Director Connolly, best known for portraying “E” on the hit HBO television series Entourage for eight seasons, told Entertainment Weekly, “There are nice cars and fancy suits in the movie, but we’re also showing where all that eventually leads. [Gotti’s] death, which was horrible, hasn’t been covered too much.” (He died of throat cancer in 2002 at the age of 61.)
Production was a family affair for Travolta, with his wife Kelly Preston portraying the mob boss’s wife, Victoria, while their 17 year old daughter, Ella Bleu Travolta, played the couple’s daughter, Angel.
At a spring 2011 press conference for the film, then titled Gotti: Three Generations, Travolta called the tale of the flamboyant boss “probably the most interesting untold story in this country.” He went on to say, “What a character to approach and to understand. And meeting John Gotti, Jr. was one of the pleasures I’ve had that sent me over the top. We just touched the surface, we have a lot more to go. His father lost a son, and I’ve lost a son; we discussed how painful that is.” (Travolta’s son, Jett, died in 2009 at the age of 16 after suffering a seizure at his family’s home.)
An entertainment legend in virtually every respect, Travolta first found stardom in 1975 with the ABC series Welcome Back, Kotter. Big screen fame, as readers likely know, happened in 1977 and 1978, when he starred in box office hits Saturday Night Fever and Grease (and was nominated for a Best Actor Academy Award for the former).
After years of relative career quiet, Travolta made a gun toting comeback as contract killer Vincent Vega in 1994’s Pulp Fiction (for which he was a Best Actor Oscar nominee again). Since then, Travolta has starred in a number of notable films, including Face/Off, Swordfish, Wild Hogs, and Hairspray. He snagged his only Golden Globe Award for Best Actor in a Motion Picture Musical or Comedy for his performance in 1995’s Get Shorty, but has received a total of six Golden Globe nominations. He’s also been the recipient of the International Indian Film Academy Award for Outstanding Achievement in International Cinema. Last year, Travolta received his first Primetime Emmy as a producer of the first season of the anthology FX series The People v. O. J. Simpson: American Crime Story, also receiving an additional Emmy nomination and a Golden Globe nomination for his portrayal of lawyer Robert Shapiro in the series.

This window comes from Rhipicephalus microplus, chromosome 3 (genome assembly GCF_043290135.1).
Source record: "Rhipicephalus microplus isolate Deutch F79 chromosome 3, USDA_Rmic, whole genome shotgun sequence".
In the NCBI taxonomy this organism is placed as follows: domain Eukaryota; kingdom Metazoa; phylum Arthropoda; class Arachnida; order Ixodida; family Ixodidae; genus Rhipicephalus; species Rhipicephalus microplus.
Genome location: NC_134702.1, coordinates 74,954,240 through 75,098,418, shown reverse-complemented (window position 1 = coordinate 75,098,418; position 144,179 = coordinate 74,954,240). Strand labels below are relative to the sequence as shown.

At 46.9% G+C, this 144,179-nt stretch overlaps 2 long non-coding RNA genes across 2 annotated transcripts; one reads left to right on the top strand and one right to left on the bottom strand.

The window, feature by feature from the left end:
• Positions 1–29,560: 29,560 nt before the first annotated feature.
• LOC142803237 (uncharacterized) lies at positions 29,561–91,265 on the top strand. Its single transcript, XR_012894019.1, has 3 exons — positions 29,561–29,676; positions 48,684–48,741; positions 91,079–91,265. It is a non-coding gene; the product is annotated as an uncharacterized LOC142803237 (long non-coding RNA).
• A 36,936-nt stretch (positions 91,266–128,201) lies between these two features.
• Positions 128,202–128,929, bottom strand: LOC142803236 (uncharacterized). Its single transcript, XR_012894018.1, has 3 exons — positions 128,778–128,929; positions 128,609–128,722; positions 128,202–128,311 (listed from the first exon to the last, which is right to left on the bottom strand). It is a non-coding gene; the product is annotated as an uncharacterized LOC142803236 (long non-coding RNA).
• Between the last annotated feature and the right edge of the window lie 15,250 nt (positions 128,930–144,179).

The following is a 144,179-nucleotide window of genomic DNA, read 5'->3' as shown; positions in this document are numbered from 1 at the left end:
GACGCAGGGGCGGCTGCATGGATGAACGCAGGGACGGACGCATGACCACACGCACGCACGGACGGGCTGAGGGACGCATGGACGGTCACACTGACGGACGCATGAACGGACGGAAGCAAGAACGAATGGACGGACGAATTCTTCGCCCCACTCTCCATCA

Born and raised in Englewood, NJ, and the youngest of six children, Travolta comes from a clan in which acting runs deep. His mother, Helen Cecilia, was an actress and singer who appeared in the radio vocal group The Sunshine Sisters, and acted and directed before becoming a high school drama and English teacher. All of his siblings have tried their hand at acting.
Travolta has long been interested in the Gotti family, explaining at the new film’s press conference that the A&E reality TV series growing up Gotti, featuring Victoria Gotti and her three sons, “was always my favorite show.” He went on to say that “John Gotti’s character is filled with incredible dichotomies I like the glamour that he has and the humor, [but] there was mystery about what he was up to, and I think all of these things, with a script that captures it, will be wonderful to play.”